Food banks see higher demand closer to holidays
BATON ROUGE, La. (WAFB) - The face of hunger is changing in Baton Rouge, and the president of the Greater Baton Rouge Food Bank said the economy is causing them to see more people come to them for help.
“Once we came out of COVID we really thought we were returning to a more normal level and then the increase in prices increases of gasoline when it happened, and we’ve seen that increase continuing since then,” Mike Manning said.
Manning said they are seeing more people 65 and older.
“Louisiana is number one in childhood food insecurity and number three in senior food insecurity, and what we’re seeing now, we’re seeing a lot of seniors coming to the food bank to get assistance because they’re raising their grandchildren, so that’s a double whammy when you have those two big numbers, and we don’t want to be leading those types of categories, so it’s more important for us to continue to help those people,” Manning said.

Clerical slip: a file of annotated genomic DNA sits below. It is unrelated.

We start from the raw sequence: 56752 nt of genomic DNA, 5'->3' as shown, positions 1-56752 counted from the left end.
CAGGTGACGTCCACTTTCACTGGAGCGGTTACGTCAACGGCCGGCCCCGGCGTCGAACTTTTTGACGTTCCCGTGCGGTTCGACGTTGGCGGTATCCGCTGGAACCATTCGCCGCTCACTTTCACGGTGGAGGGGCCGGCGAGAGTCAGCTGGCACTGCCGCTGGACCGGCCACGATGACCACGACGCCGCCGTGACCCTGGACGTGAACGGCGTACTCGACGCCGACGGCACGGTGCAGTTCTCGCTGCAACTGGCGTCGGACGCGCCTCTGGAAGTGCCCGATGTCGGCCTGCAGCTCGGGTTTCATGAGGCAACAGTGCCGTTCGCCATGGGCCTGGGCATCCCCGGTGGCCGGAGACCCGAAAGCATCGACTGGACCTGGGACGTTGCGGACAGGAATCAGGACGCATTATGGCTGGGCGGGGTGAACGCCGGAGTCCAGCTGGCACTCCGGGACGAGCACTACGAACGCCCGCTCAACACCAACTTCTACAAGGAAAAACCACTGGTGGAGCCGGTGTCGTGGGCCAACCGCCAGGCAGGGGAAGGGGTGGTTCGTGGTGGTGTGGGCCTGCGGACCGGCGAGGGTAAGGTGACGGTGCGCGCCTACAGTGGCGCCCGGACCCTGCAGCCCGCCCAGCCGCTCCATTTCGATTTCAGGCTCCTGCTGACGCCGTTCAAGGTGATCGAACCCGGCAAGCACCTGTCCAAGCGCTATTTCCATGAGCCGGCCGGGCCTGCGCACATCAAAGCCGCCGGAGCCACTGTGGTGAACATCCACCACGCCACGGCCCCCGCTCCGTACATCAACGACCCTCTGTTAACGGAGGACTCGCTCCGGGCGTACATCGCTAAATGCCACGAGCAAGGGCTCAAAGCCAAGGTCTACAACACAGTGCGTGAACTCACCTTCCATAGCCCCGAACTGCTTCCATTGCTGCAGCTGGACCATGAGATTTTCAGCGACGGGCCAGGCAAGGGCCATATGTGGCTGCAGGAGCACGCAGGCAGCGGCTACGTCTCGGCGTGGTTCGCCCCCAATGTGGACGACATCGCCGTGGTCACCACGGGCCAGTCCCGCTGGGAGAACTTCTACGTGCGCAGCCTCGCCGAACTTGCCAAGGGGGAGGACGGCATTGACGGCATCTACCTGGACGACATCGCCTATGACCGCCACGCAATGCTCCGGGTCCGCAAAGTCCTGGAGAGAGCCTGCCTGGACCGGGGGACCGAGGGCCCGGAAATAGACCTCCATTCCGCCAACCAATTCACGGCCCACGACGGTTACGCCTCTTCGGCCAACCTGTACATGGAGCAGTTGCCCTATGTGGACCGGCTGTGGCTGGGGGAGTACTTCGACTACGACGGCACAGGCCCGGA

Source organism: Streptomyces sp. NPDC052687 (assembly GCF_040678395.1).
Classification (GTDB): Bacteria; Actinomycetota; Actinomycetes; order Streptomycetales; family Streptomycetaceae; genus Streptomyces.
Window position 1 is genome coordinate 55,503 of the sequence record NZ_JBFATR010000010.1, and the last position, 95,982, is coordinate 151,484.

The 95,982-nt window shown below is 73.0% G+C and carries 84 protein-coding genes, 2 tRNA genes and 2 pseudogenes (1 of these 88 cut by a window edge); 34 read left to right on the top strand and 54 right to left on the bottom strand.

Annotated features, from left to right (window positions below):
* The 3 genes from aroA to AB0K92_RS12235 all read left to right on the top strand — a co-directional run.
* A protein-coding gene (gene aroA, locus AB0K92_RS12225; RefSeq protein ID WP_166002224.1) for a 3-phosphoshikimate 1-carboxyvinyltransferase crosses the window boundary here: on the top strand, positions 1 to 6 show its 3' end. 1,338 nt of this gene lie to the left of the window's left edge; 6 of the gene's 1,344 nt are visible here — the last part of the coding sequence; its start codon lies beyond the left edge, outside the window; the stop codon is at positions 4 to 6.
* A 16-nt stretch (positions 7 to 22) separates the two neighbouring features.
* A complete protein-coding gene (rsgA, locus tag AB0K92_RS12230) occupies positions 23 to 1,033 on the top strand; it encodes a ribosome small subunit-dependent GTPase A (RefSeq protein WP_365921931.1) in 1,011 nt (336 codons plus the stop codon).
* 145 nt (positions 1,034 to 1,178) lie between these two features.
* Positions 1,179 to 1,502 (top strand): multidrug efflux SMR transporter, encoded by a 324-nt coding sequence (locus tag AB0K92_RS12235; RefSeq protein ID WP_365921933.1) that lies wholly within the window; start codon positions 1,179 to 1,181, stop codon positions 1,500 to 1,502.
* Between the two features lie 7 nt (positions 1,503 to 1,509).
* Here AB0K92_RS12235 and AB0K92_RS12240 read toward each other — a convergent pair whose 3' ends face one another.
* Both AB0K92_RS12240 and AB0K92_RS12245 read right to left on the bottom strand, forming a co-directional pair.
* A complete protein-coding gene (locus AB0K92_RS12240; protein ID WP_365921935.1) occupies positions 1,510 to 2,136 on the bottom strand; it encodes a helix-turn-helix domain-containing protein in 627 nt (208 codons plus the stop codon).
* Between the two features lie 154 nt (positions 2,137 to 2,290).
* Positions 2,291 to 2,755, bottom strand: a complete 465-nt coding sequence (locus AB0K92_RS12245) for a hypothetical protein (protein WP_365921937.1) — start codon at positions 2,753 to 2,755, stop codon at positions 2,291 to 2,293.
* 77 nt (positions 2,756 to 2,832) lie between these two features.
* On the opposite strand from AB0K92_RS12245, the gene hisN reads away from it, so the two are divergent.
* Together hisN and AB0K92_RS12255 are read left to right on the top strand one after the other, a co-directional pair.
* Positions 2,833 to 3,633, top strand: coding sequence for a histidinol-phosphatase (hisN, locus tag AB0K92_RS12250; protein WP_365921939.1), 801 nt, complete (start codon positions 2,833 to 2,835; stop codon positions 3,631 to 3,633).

Getting closer to the holidays, Manning said they need donations now more than ever.
“When you look at people already with a very stretched budget, what are they going to be able to do for the holidays? Or are they going to be able to have things really have a Thanksgiving, or are they going to be able to have Christmas presents for their kids? So, the more we can do to help people and free up their low income to make a difference in their regular lives that’s what we want to focus on,” Manning said.
The Greater Baton Rouge Food Bank has the most demand for protein canned goods and peanut butter.
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